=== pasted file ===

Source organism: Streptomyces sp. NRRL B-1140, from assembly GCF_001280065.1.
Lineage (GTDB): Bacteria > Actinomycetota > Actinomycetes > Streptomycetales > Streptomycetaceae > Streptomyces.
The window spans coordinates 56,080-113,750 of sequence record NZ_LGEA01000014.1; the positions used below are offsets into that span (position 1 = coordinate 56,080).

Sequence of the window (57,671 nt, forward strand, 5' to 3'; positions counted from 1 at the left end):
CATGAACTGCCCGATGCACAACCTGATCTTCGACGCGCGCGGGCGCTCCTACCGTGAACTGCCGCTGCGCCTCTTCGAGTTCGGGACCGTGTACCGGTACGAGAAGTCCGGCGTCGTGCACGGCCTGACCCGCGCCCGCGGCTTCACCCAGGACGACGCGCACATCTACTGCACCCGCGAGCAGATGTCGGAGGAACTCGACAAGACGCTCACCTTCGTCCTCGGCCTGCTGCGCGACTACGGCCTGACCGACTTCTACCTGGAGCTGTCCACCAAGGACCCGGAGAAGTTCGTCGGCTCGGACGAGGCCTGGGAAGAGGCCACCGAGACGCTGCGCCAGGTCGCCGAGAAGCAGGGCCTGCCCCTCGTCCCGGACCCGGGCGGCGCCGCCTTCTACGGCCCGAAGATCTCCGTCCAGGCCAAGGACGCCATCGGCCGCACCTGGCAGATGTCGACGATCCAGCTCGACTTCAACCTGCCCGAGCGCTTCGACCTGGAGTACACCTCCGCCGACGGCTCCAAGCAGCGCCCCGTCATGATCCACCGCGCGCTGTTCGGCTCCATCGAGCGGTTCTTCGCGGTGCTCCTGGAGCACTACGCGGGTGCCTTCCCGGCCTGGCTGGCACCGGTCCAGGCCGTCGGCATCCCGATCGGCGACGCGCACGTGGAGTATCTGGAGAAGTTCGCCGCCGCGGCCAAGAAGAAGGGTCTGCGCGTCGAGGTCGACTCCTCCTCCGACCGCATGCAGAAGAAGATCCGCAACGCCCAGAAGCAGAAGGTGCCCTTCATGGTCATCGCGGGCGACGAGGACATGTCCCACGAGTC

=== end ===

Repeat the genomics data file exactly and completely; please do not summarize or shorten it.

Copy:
Source organism: Streptomyces sp. NRRL B-1140, from assembly GCF_001280065.1.
Lineage (GTDB): Bacteria > Actinomycetota > Actinomycetes > Streptomycetales > Streptomycetaceae > Streptomyces.
The window spans coordinates 56,080-113,750 of sequence record NZ_LGEA01000014.1; the positions used below are offsets into that span (position 1 = coordinate 56,080).

Sequence of the window (57,671 nt, forward strand, 5' to 3'; positions counted from 1 at the left end):
CATGAACTGCCCGATGCACAACCTGATCTTCGACGCGCGCGGGCGCTCCTACCGTGAACTGCCGCTGCGCCTCTTCGAGTTCGGGACCGTGTACCGGTACGAGAAGTCCGGCGTCGTGCACGGCCTGACCCGCGCCCGCGGCTTCACCCAGGACGACGCGCACATCTACTGCACCCGCGAGCAGATGTCGGAGGAACTCGACAAGACGCTCACCTTCGTCCTCGGCCTGCTGCGCGACTACGGCCTGACCGACTTCTACCTGGAGCTGTCCACCAAGGACCCGGAGAAGTTCGTCGGCTCGGACGAGGCCTGGGAAGAGGCCACCGAGACGCTGCGCCAGGTCGCCGAGAAGCAGGGCCTGCCCCTCGTCCCGGACCCGGGCGGCGCCGCCTTCTACGGCCCGAAGATCTCCGTCCAGGCCAAGGACGCCATCGGCCGCACCTGGCAGATGTCGACGATCCAGCTCGACTTCAACCTGCCCGAGCGCTTCGACCTGGAGTACACCTCCGCCGACGGCTCCAAGCAGCGCCCCGTCATGATCCACCGCGCGCTGTTCGGCTCCATCGAGCGGTTCTTCGCGGTGCTCCTGGAGCACTACGCGGGTGCCTTCCCGGCCTGGCTGGCACCGGTCCAGGCCGTCGGCATCCCGATCGGCGACGCGCACGTGGAGTATCTGGAGAAGTTCGCCGCCGCGGCCAAGAAGAAGGGTCTGCGCGTCGAGGTCGACTCCTCCTCCGACCGCATGCAGAAGAAGATCCGCAACGCCCAGAAGCAGAAGGTGCCCTTCATGGTCATCGCGGGCGACGAGGACATGTCCCACGAGTC